The United States is truly an awesome country, as there are all kinds of folks, the diversity of people, culture, and scenery is superb in every way, how lucky we all are. Not long ago, someone contacted me from West Virginia, and I couldn't help but allow that famous song to run through my head; “Take Me Home, Country Roads” by John Denver.

The mountains in West Virginia are spectacular, I've been to every city in the country, and can't tell you how many times I've just turned off the Freeway in West Virginia to take a long scenic route, and often got more than I bargained for, but loved the adventures just the same. I've often wanted to stay longer. I've past roads in the middle of nowhere, not knowing where they went, but longing to take a chance, take a turn, and go exploring – it's as if the road was calling me forth.

Well, I guess if I'd been on a Honda Goldwing instead of a motor coach, I just might have. Someday, I'd like to do that (Spring or Summer of course), just take one of those roads, just to see where it goes, such curiosity you'd share if you were in the same position there. Perhaps, you'd take the chance, and with fate you'd dance. Yes, that old country road, John Denver got it right, he captured the essence in fact. You see, if you'd have seen what I've seen, you'd agree too.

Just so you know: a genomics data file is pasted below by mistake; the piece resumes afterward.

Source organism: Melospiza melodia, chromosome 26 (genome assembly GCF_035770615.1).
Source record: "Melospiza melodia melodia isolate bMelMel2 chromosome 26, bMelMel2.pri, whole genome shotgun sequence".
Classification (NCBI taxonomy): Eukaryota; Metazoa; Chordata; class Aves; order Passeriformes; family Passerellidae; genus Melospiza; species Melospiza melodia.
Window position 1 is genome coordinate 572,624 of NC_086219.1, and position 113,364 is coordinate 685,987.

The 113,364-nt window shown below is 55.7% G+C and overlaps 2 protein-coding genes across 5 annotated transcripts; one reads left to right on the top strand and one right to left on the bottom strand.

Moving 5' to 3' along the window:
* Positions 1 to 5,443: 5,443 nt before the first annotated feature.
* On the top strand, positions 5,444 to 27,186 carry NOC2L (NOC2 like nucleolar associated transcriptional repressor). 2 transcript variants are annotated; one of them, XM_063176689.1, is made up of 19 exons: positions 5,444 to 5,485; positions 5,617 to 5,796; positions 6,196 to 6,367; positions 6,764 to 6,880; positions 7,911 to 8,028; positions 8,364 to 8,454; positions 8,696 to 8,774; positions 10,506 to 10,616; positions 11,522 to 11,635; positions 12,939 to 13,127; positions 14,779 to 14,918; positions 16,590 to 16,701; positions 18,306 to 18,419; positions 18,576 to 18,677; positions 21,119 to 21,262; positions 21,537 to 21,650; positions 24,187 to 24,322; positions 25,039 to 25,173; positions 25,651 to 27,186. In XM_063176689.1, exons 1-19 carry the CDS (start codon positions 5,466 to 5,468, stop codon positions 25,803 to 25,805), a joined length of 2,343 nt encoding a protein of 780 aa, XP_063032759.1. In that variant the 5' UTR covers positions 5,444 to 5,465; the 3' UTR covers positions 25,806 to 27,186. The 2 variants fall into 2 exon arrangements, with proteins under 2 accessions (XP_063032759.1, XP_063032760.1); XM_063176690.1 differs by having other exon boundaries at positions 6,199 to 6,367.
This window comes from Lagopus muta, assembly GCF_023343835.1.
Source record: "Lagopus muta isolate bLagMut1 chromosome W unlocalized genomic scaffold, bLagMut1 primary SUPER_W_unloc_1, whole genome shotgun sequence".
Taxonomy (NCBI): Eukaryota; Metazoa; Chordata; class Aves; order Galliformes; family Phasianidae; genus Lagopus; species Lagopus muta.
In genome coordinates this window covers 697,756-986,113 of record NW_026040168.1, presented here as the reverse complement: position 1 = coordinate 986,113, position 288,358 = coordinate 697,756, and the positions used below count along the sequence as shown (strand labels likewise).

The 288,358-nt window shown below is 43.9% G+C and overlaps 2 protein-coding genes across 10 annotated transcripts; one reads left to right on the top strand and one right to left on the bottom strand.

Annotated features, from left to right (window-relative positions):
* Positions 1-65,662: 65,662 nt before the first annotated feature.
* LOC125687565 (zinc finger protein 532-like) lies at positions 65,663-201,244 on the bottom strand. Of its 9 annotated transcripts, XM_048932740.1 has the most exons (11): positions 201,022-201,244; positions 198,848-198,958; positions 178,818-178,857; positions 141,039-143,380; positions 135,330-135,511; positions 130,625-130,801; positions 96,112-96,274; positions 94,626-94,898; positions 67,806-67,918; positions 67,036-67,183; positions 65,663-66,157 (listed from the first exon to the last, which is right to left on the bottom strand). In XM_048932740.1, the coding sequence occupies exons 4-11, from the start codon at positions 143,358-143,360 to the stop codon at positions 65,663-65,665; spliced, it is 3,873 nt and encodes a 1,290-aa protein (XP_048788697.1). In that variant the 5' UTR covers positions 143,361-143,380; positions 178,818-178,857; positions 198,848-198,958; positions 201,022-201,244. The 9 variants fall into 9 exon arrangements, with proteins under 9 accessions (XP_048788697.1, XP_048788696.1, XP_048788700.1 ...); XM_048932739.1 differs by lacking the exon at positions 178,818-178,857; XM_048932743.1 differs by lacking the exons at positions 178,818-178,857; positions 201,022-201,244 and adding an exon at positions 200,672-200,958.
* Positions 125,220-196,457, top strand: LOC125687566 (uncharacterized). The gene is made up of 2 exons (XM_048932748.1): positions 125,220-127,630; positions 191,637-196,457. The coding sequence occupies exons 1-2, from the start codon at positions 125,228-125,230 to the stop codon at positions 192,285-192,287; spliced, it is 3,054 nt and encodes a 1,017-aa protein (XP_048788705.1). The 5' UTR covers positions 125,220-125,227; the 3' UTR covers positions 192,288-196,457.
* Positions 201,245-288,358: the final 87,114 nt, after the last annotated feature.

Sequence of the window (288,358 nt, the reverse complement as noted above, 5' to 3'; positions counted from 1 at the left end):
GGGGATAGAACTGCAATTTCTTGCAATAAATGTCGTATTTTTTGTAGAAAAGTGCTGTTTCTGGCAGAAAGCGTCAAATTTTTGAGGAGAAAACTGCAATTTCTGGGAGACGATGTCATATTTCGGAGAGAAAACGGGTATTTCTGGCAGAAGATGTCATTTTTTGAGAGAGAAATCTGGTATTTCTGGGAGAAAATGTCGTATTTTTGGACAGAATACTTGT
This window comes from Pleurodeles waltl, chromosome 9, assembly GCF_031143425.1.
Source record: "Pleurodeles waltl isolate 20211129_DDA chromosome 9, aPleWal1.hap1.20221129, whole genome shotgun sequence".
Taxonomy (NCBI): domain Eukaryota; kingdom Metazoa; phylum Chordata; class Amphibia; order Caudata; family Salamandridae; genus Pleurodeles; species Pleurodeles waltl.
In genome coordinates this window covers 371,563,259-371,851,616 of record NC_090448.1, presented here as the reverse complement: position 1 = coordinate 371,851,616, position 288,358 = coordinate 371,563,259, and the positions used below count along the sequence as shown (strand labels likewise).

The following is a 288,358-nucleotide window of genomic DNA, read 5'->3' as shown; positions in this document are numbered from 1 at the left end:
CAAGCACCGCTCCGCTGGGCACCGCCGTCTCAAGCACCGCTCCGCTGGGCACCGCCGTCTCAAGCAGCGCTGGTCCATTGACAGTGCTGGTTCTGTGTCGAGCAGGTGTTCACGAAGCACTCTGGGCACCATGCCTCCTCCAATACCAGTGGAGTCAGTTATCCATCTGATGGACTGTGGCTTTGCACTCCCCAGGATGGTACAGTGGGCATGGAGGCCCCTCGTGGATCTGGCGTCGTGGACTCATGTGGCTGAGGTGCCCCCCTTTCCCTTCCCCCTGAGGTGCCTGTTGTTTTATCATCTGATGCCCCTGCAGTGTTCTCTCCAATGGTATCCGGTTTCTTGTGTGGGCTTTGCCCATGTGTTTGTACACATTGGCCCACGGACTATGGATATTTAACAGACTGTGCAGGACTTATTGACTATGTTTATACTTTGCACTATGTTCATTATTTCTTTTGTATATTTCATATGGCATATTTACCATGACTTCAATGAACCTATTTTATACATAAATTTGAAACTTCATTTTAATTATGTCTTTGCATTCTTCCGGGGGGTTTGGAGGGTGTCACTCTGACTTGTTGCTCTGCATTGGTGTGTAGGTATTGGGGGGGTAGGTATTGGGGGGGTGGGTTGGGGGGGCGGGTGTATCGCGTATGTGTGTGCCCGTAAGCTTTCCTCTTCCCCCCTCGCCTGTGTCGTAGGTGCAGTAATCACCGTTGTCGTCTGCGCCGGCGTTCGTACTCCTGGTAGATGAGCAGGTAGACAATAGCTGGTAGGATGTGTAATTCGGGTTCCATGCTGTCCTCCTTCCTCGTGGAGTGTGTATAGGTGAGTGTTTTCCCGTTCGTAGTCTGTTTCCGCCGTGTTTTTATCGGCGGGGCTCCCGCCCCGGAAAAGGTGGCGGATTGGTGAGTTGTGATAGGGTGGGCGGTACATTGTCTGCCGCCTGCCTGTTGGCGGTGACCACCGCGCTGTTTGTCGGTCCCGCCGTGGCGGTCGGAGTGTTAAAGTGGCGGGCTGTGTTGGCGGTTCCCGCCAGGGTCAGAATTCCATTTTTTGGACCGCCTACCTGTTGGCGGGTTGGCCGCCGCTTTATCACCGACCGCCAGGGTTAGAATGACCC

Yes, that old road, where on Earth does it go, someone knows, someone in W. Virginia, were life is simple, and resources abundant. I'd like to take everyone one of those roads, spend a year, and see it all. “Take me home, country road” – well, for me, I'd like to do this in more states than just W. Virginia, I've experienced the same sensation in Montana, Wyoming New Mexico, California, Nevada, Idaho, Colorado, Arizona, and in the New England states too. It's amazing, what a beautiful country we live in.

Still, W. Virginia is so beautiful, so mysterious, so inviting, so interesting, it's simply amazing. Yes, sometimes the weather is treacherous, but when it's a clear day, there is so much to see, it's so beautiful. Many folks in the city never get the chance to see it, but they should. They really should. Perhaps, you will consider visiting W. Virginia, meeting some of the folks, and I am sure you'll understand too.